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It’s the Pitts: The Worst Jobs I’ve Ever Had

by Wyoming Livestock Roundup

Here are the 10 worst jobs I’ve ever had.

10. Turning over hay bales – As a teenager I worked on a ranch hauling hay from the fields to the hay shed. Before the bales could be stacked on the truck, they had to be turned over so the elevator could pick them up. 

I walked along kicking over the bales, knowing under every one out of 10 bales there would be a snake, and in one out of 10 of those instances, it would be a rattler. 

Needless to say, it kept me on my toes.

9. Smudging – I grew up in the “citrus capital of the world,” and one of my jobs in high school was having my own smudge crew. 

Before it got down to 28 degrees Fahrenheit, I’d call up my team members and we’d go light smudge pots which burned a thick nasty oil that turned the air in our valley black. 

I darn near froze to death, and I had a smoker’s cough at age 18 without ever having smoked anything. 

Smudging did have one bright side. The following morning we had to refill the pots, and it was an accepted excuse for missing school.

8. Mucking out stalls – I liked being around horses, but my job was at a riding academy for rich girls. When they’d see me at school, they’d look down their snooty noses at me and pinch them as if I stunk. 

I give this as the reason why I never had a single date in high school.

7. Picking lemons – I did this for a rich lady my mom sewed for. I picked with a professional crew who could average 50 boxes per day, while the best I ever got up to was 19.

This job also had a good side. The lady saw I was a hard worker and hired me to park cars for her when she had fancy parties. What other 16-year-old can say they drove both a Corvette and a Rolls Royce?

6. Compressor plant – I was the assistant to a mechanic in a compressor plant in the oilfields in one of the hottest spots in America. We’d work in short 15-minute bursts inside the plant where it got up to 125 degrees Fahrenheit and then run outside to cool down, where it was only 115 degrees Fahrenheit.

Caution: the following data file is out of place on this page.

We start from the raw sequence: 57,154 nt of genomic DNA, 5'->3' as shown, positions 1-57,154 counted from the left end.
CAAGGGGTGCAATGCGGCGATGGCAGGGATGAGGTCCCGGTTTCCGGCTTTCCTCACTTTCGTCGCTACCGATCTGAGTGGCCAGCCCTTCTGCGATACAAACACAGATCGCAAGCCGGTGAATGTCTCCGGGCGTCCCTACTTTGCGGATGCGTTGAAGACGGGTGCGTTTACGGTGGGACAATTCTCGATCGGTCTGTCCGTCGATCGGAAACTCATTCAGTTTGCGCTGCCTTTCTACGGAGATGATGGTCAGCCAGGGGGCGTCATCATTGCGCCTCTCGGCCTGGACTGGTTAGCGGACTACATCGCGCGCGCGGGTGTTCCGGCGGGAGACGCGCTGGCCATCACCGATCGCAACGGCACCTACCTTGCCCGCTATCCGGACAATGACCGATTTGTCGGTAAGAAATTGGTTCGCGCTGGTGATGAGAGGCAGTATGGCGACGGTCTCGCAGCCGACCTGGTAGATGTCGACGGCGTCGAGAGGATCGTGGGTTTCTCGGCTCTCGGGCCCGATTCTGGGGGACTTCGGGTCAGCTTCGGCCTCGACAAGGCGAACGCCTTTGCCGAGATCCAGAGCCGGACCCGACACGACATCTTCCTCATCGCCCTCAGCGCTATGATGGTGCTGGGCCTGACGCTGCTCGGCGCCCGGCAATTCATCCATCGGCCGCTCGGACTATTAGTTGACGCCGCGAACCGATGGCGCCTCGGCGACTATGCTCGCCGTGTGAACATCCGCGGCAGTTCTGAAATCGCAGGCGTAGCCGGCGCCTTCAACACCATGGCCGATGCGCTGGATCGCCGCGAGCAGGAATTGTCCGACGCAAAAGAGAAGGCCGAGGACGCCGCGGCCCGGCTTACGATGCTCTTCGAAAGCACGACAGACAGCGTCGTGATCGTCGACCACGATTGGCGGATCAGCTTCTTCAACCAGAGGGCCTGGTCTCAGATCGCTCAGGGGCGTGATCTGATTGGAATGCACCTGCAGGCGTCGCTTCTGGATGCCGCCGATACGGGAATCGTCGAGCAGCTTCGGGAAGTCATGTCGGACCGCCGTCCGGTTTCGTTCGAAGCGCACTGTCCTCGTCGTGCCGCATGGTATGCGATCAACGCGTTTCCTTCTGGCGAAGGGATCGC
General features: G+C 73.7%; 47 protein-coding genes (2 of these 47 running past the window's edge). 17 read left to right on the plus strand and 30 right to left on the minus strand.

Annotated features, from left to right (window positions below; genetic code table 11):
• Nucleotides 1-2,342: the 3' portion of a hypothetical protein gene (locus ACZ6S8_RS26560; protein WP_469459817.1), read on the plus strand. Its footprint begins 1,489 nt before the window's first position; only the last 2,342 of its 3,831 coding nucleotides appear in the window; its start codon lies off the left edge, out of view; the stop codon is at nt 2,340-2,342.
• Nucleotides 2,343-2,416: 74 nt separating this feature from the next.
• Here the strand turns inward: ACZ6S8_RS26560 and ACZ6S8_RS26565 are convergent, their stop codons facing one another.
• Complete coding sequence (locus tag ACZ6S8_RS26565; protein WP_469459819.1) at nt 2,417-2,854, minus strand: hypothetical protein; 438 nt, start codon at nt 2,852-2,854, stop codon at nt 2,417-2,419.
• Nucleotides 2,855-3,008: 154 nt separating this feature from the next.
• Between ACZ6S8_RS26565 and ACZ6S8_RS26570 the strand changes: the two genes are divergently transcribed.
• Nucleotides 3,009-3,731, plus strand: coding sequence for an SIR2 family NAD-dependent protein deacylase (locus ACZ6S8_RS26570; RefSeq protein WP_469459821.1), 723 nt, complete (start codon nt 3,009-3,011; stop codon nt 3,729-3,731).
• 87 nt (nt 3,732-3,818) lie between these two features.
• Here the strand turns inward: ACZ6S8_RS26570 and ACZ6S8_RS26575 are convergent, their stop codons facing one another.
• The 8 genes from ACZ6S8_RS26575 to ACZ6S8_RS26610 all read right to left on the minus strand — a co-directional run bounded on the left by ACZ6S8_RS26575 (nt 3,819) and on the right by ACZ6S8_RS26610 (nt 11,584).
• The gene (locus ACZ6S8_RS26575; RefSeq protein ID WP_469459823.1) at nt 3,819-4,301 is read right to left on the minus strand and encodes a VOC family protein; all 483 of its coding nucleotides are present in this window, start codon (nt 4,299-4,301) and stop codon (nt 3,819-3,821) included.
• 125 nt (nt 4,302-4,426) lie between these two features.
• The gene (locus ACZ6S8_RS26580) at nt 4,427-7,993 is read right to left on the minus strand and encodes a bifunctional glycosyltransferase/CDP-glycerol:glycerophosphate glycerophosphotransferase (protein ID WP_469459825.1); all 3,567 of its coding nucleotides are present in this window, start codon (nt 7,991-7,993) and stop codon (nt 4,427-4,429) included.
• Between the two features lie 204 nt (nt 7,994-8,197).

5. Teaching college – Believe it or not, I taught at a junior college part time. I taught animal science to classes of six or eight urban kids who only took the class because they thought it would be an easy A. 

I hated teaching. I felt guilty taking their money, and I never gave anyone an A.

4. Killing rabbits – One of my more profitable enterprises in high school was raising rabbits to sell to misplaced Okies and Arkies who grew up eating rabbit. The cute white bunnies still visit me in my nightmares.

3. Painting trees – Another job in the citrus industry was painting the trunks of lemon trees with a nasty substance called something like “bore-dough.” It stopped ants and spiders from crawling up tree trunks, and I think itʼs the reason I’ve been a chronic in the sick pen most of my life.

2. Selling ads – I was hired at the ripe old age of 21 to travel a territory for a livestock paper. I was supposed to sell cattle auction ads in return for my working the upcoming sale as a ring man. 

My territory included southern California, Arizona, Utah and Clark County, Nevada, which contained not a single cow. My commission was 33 percent but driving two days to Utah and back and paying all of my expenses for one-third of $350 didn’t seem like a good way to get rich.

1. Dusting furniture – I began my career at the age of 10, dusting furniture every Friday for my Grandpa who owned a furniture store. On one side of the store were the appliances, couches and carpet which really didn’t require that much dusting. 

Naturally, my older brother got to dust this side of the store, and I had to dust the building next door which contained unfinished wooden furniture – every square inch of which had to be dusted. 

Rubbing salt in the wound, we both got paid the same dollar. 

I’ve never dusted a piece of furniture since.

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